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See detailEngineering a camelid antibody fragment that binds to the active site of human lysozyme and inhibits its conversion into amyloid fibrils
Chan, Pak Ho; Pardon, Els; Menzer, Linda ULg et al

in Biochemistry (2008), 47

single-domain fragment, cAb-HuL22, of a camelid heavy-chain antibody specific for the active site of human lysozyme has been generated, and its effects on the properties of the I56T and D67H amyloidogenic ... [more ▼]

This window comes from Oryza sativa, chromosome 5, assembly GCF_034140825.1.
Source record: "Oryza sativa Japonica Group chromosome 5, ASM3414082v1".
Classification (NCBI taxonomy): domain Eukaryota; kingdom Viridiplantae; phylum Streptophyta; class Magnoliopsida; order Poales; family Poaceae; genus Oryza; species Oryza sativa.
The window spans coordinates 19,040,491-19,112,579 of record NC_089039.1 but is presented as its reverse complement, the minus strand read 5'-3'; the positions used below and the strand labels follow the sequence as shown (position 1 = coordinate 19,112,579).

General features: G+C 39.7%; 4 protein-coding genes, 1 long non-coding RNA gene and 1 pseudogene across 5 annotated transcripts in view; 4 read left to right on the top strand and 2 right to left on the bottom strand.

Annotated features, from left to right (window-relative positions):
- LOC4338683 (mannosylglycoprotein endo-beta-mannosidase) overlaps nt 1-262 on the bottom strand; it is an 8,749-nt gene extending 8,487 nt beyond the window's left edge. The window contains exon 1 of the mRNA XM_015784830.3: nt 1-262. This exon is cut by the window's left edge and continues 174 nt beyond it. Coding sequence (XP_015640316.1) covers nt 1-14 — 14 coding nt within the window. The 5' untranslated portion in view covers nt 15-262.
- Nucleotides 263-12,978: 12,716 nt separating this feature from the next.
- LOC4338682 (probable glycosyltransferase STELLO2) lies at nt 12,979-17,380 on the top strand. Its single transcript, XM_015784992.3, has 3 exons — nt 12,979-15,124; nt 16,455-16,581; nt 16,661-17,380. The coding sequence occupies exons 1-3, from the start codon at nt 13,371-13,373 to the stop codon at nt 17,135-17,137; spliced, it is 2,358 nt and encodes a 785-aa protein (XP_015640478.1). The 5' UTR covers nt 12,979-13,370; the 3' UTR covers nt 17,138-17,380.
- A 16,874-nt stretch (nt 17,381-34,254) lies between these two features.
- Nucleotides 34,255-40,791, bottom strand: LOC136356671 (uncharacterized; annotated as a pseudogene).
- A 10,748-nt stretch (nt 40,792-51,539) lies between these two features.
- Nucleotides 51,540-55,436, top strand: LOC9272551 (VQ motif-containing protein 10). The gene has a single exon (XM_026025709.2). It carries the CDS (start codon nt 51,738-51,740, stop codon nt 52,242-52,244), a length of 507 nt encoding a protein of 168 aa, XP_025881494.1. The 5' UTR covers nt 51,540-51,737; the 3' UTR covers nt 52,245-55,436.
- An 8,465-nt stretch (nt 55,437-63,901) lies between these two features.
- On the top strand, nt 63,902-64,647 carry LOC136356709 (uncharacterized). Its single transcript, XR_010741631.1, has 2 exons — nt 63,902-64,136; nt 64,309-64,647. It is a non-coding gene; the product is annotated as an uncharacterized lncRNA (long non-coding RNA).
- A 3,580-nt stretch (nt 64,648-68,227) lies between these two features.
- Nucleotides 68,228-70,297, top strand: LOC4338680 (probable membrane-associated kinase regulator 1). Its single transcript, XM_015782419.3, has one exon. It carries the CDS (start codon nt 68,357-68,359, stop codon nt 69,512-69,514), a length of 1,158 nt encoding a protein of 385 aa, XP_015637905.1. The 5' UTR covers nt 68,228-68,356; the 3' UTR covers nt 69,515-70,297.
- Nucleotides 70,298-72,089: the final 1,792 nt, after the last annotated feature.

single-domain fragment, cAb-HuL22, of a camelid heavy-chain antibody specific for the active site of human lysozyme has been generated, and its effects on the properties of the I56T and D67H amyloidogenic variants of human lysozyme, which are associated with a form of systemic amyloidosis, have been investigated by a wide range of biophysical techniques. Pulse-labeling hydrogen-deuterium exchange experiments monitored by mass spectrometry reveal that binding of the antibody fragment strongly inhibits the locally cooperative unfolding of the I56T and D67H variants and restores their global cooperativity to that characteristic of the wild-type protein. The antibody fragment was, however, not stable enough under the conditions used to explore its ability to perturb the aggregation behavior of the lysozyme amyloidogenic variants. We therefore engineered a more stable version of cAb-HuL22 by adding a disulfide bridge between the two beta-sheets in the hydrophobic core of the protein. The binding of this engineered antibody fragment to the amyloidogenic variants of lysozyme inhibited their aggregation into fibrils. These findings support the premise that the reduction in global cooperativity caused by the pathogenic mutations in the lysozyme gene is the determining feature underlying their amyloidogenicity. These observations indicate further that molecular targeting of enzyme active sites, and of protein binding sites in general, is an effective strategy for inhibiting or preventing the aberrant self-assembly process that is often a consequence of protein mutation and the origin of pathogenicity. Moreover, this work further demonstrates the unique properties of camelid single-domain antibody fragments as structural probes for studying the mechanism of aggregation and as potential inhibitors of fibril formation. [less ▲]